Monday, March 6, 2017

The Song Remains the Same

I recently attended my association's Annual Conference. As any association professional knows, that means several weeks of focused attention on what feels like an infinite number of details. One of many for me, given my position in my organization, was preparing for the remarks I'd give from the podium.

It happens during our Annual Business Meeting. The time when our treasurer gives the financial report and our chair conducts the election for a new board of directors for the upcoming year. My report, as the chief staff executive, is focused on our strategy agenda and its supporting activities. What outcomes is our association seeking to achieve, and what have we done over the past year to accomplish them?

Typically, my first step in preparing this presentation is to pull up last year's presentation and see how much has changed. That can sometimes be a surprising experience, as one realizes that new initiatives discussed last year haven't progressed as much as one would have liked or, worse, haven't gone anywhere at all. More than once, in my years of doing this, I've been disappointed to see that major strategy areas, discussed and presented to the membership in one year, are all but unrecognizable in the next.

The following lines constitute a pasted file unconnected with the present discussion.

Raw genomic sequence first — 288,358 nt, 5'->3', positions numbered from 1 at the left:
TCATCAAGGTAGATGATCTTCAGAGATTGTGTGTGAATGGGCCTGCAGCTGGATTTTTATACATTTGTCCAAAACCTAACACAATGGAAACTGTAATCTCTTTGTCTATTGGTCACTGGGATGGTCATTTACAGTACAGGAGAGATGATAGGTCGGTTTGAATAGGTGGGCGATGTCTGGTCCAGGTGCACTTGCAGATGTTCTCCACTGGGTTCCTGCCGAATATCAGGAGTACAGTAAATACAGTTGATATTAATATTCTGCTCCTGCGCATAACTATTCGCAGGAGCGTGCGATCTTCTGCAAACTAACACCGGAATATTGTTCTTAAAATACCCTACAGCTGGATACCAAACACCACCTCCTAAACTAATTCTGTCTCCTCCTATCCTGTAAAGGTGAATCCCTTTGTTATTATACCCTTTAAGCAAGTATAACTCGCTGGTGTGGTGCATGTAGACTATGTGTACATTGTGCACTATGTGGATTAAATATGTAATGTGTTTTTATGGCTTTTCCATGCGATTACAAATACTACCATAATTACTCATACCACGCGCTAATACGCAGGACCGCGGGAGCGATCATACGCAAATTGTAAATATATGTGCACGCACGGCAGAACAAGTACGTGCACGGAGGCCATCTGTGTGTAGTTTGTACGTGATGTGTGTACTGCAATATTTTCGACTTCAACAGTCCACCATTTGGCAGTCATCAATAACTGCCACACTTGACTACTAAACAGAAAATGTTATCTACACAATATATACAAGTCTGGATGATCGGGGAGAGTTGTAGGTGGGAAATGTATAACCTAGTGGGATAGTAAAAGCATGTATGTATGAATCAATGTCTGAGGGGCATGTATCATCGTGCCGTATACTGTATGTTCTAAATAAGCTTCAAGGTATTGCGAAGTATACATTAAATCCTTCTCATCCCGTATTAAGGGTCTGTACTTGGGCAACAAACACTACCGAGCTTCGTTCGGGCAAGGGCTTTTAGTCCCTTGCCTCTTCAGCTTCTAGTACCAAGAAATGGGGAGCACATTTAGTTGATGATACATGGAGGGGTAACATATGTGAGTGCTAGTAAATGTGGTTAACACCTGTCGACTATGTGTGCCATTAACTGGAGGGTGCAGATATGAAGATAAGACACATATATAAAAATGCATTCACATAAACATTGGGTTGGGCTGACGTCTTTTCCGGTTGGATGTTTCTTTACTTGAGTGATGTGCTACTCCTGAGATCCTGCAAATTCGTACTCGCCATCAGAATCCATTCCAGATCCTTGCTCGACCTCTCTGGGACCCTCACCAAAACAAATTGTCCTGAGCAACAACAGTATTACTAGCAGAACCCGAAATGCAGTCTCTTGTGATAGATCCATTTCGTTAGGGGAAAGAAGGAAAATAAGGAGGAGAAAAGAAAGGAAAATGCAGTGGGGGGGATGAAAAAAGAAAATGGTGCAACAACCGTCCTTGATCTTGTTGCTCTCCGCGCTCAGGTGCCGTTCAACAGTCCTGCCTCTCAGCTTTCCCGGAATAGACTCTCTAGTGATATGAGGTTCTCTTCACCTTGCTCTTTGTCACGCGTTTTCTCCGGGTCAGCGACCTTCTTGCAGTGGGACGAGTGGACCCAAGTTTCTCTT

But not this year. This year, I'm somewhat proud to say, our core strategy has survived largely unchanged. The only things that needed updating were the details of some of our programmatic activities. Higher membership numbers, a new market information program, more outreach and education to young people and students. What we're doing has seen some positive improvements, but why we're doing them can still be described in the same basic language.

And that is a good thing. Not just because it makes presentation writing and rehearsing easier, but because it means that we are building a sense of strategic consistency with our board and our members.

Strategy that changes too frequently, I think, can reflect a lack of commitment among an association's leadership. A bunch of new strategic objectives each year generally indicates a leadership group that is not unified or clear on what success looks like in their environment.

And there's no better way to convey a sense of floundering to the membership than by trying to "turn the battleship" each and every year.

Far better, I think, to have a clear and consistent message. Here's what we're trying to do for you. It's simple and understandable, and it's largely the same thing we told you last year. We meant it then and we mean it now.

It was a very good conference.

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This post first appeared on Eric Lanke's blog, an association executive and author. You can follow him on Twitter @ericlanke or contact him at

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